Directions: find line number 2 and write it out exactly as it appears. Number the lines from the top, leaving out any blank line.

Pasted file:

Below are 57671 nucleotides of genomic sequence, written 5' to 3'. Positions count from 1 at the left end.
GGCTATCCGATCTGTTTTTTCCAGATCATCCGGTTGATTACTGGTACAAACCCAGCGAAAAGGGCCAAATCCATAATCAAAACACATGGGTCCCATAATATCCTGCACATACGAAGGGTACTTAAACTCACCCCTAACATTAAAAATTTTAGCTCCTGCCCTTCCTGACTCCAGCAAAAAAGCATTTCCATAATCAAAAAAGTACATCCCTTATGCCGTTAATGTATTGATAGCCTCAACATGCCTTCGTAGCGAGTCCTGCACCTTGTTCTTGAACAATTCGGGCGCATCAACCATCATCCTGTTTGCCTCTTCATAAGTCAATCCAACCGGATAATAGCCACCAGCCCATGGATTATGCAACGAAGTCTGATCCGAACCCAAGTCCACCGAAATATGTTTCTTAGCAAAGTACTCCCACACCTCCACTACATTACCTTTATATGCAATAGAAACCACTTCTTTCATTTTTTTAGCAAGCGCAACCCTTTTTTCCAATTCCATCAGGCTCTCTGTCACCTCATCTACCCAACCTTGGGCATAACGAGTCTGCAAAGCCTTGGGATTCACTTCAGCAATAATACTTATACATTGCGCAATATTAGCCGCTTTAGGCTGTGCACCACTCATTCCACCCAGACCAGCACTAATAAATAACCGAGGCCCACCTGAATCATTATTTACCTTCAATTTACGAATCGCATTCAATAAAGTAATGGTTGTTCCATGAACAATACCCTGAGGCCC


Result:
GGCTATCCGATCTGTTTTTTCCAGATCATCCGGTTGATTACTGGTACAAACCCAGCGAAAAGGGCCAAATCCATAATCAAAACACATGGGTCCCATAATATCCTGCACATACGAAGGGTACTTAAACTCACCCCTAACATTAAAAATTTTAGCTCCTGCCCTTCCTGACTCCAGCAAAAAAGCATTTCCATAATCAAAAAAGTACATCCCTTATGCCGTTAATGTATTGATAGCCTCAACATGCCTTCGTAGCGAGTCCTGCACCTTGTTCTTGAACAATTCGGGCGCATCAACCATCATCCTGTTTGCCTCTTCATAAGTCAATCCAACCGGATAATAGCCACCAGCCCATGGATTATGCAACGAAGTCTGATCCGAACCCAAGTCCACCGAAATATGTTTCTTAGCAAAGTACTCCCACACCTCCACTACATTACCTTTATATGCAATAGAAACCACTTCTTTCATTTTTTTAGCAAGCGCAACCCTTTTTTCCAATTCCATCAGGCTCTCTGTCACCTCATCTACCCAACCTTGGGCATAACGAGTCTGCAAAGCCTTGGGATTCACTTCAGCAATAATACTTATACATTGCGCAATATTAGCCGCTTTAGGCTGTGCACCACTCATTCCACCCAGACCAGCACTAATAAATAACCGAGGCCCACCTGAATCATTATTTACCTTCAATTTACGAATCGCATTCAATAAAGTAATGGTTGTTCCATGAACAATACCCTGAGGCCC